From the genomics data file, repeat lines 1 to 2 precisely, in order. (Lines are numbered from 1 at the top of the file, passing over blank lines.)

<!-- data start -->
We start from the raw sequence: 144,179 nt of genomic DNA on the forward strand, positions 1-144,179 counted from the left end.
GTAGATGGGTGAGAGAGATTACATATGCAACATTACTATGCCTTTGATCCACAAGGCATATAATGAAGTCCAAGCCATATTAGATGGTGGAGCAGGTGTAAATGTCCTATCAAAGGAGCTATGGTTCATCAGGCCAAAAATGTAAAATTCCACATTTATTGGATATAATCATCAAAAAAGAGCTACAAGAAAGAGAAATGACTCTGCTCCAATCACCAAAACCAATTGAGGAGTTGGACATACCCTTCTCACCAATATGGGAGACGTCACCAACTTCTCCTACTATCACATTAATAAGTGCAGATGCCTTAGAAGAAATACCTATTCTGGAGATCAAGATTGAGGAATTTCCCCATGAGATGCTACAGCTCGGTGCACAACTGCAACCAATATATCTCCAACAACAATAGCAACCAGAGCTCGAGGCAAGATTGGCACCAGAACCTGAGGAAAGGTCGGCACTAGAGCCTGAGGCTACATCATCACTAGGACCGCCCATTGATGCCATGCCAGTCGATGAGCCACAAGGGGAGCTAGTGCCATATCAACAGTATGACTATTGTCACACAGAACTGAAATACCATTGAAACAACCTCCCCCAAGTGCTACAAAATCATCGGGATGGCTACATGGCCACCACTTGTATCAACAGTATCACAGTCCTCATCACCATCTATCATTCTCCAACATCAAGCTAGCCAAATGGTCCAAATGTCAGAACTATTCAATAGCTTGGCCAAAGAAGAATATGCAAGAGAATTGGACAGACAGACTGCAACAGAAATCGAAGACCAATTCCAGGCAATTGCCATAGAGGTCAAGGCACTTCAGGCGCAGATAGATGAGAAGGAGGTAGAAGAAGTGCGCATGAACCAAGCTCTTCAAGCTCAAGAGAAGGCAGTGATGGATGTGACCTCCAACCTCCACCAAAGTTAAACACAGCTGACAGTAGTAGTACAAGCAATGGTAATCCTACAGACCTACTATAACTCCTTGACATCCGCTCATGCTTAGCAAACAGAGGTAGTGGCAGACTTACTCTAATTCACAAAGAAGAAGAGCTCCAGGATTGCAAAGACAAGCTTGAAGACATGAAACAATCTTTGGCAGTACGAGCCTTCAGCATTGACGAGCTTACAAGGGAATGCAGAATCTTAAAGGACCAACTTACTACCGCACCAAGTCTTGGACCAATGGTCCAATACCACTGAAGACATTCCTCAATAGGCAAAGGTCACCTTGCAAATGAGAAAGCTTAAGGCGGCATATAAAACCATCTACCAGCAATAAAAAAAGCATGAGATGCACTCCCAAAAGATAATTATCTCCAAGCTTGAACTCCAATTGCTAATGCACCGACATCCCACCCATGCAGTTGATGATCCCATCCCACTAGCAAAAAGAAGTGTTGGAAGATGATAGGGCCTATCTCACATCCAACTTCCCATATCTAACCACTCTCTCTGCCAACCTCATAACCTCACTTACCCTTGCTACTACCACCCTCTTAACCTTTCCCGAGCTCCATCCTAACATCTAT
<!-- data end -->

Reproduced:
We start from the raw sequence: 144,179 nt of genomic DNA on the forward strand, positions 1-144,179 counted from the left end.
GTAGATGGGTGAGAGAGATTACATATGCAACATTACTATGCCTTTGATCCACAAGGCATATAATGAAGTCCAAGCCATATTAGATGGTGGAGCAGGTGTAAATGTCCTATCAAAGGAGCTATGGTTCATCAGGCCAAAAATGTAAAATTCCACATTTATTGGATATAATCATCAAAAAAGAGCTACAAGAAAGAGAAATGACTCTGCTCCAATCACCAAAACCAATTGAGGAGTTGGACATACCCTTCTCACCAATATGGGAGACGTCACCAACTTCTCCTACTATCACATTAATAAGTGCAGATGCCTTAGAAGAAATACCTATTCTGGAGATCAAGATTGAGGAATTTCCCCATGAGATGCTACAGCTCGGTGCACAACTGCAACCAATATATCTCCAACAACAATAGCAACCAGAGCTCGAGGCAAGATTGGCACCAGAACCTGAGGAAAGGTCGGCACTAGAGCCTGAGGCTACATCATCACTAGGACCGCCCATTGATGCCATGCCAGTCGATGAGCCACAAGGGGAGCTAGTGCCATATCAACAGTATGACTATTGTCACACAGAACTGAAATACCATTGAAACAACCTCCCCCAAGTGCTACAAAATCATCGGGATGGCTACATGGCCACCACTTGTATCAACAGTATCACAGTCCTCATCACCATCTATCATTCTCCAACATCAAGCTAGCCAAATGGTCCAAATGTCAGAACTATTCAATAGCTTGGCCAAAGAAGAATATGCAAGAGAATTGGACAGACAGACTGCAACAGAAATCGAAGACCAATTCCAGGCAATTGCCATAGAGGTCAAGGCACTTCAGGCGCAGATAGATGAGAAGGAGGTAGAAGAAGTGCGCATGAACCAAGCTCTTCAAGCTCAAGAGAAGGCAGTGATGGATGTGACCTCCAACCTCCACCAAAGTTAAACACAGCTGACAGTAGTAGTACAAGCAATGGTAATCCTACAGACCTACTATAACTCCTTGACATCCGCTCATGCTTAGCAAACAGAGGTAGTGGCAGACTTACTCTAATTCACAAAGAAGAAGAGCTCCAGGATTGCAAAGACAAGCTTGAAGACATGAAACAATCTTTGGCAGTACGAGCCTTCAGCATTGACGAGCTTACAAGGGAATGCAGAATCTTAAAGGACCAACTTACTACCGCACCAAGTCTTGGACCAATGGTCCAATACCACTGAAGACATTCCTCAATAGGCAAAGGTCACCTTGCAAATGAGAAAGCTTAAGGCGGCATATAAAACCATCTACCAGCAATAAAAAAAGCATGAGATGCACTCCCAAAAGATAATTATCTCCAAGCTTGAACTCCAATTGCTAATGCACCGACATCCCACCCATGCAGTTGATGATCCCATCCCACTAGCAAAAAGAAGTGTTGGAAGATGATAGGGCCTATCTCACATCCAACTTCCCATATCTAACCACTCTCTCTGCCAACCTCATAACCTCACTTACCCTTGCTACTACCACCCTCTTAACCTTTCCCGAGCTCCATCCTAACATCTAT